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EMBO J. 1989 Dec 1;8(12):3571-9.

Deletion of the gene for subunit III leads to defective assembly of bacterial cytochrome oxidase.

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Department of Medical Chemistry, University of Helsinki, Finland.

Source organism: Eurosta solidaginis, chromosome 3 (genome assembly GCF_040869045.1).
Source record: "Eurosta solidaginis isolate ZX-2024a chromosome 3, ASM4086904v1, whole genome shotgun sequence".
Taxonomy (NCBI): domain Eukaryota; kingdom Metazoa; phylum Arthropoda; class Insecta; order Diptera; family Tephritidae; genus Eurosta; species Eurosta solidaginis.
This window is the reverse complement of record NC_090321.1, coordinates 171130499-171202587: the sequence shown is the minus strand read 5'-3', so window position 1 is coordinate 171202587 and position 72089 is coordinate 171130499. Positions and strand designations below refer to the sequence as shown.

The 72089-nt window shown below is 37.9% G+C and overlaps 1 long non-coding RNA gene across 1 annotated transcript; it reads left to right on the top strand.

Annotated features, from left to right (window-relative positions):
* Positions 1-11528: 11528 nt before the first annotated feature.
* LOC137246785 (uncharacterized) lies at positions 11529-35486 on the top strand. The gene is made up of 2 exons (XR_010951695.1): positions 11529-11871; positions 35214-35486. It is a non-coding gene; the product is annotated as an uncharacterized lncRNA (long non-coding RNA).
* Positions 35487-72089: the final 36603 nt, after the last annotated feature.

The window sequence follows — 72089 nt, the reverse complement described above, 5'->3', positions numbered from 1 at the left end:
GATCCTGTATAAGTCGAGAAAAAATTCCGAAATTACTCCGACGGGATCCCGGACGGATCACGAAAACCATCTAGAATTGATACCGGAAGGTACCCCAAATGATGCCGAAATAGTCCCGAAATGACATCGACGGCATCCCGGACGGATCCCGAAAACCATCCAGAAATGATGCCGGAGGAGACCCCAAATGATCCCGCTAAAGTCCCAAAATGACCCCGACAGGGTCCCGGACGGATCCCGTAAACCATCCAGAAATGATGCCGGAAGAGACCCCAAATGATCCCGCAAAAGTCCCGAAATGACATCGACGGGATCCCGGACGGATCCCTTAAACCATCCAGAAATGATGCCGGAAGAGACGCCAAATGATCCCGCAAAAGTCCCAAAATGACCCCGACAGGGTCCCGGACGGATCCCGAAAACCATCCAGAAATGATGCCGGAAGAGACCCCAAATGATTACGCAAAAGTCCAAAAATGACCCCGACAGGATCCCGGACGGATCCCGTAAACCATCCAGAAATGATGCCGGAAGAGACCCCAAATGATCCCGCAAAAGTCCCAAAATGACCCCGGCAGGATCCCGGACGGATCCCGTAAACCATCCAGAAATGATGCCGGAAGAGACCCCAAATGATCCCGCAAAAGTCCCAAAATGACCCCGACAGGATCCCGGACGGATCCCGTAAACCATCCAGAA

COIII is one of the major subunits in the mitochondrial and a bacterial cytochrome c oxidase, cytochrome aa3. It does not contain any of the enzyme's redox-active metal centres and can be removed from the enzyme without major changes in its established functions. We have deleted the COIII gene from Paracoccus denitrificans. The mutant still expresses spectroscopically detectable enzyme almost as the wild-type, but its cytochrome c oxidase activity is much lower. From 50 to 80% of cytochrome a is reduced and its absorption maximum is 2-3 nm blue-shifted. The EPR signal of ferric cytochrome a is heterogeneous indicating the presence of multiple cytochrome a species. Proteolysis of the membrane-bound oxidase shows new cleavage sites both in COI and COII. DEAE-chromatography of solubilized enzyme yields fractions that contain a COI + COII complex and in addition haem-binding, free COI as well as free COII. The mutant phenotype can be complemented by introducing the COIII gene back to cells in a plasmid vector. We conclude that cytochrome oxidase assembles inefficiently in the absence of COIII and that this subunit may facilitate a late step in the assembly. The different oxidase species in the mutant represent either accumulating intermediates of the assembly pathway or dissociation products of a labile COI + COII complex and its conformational variants.

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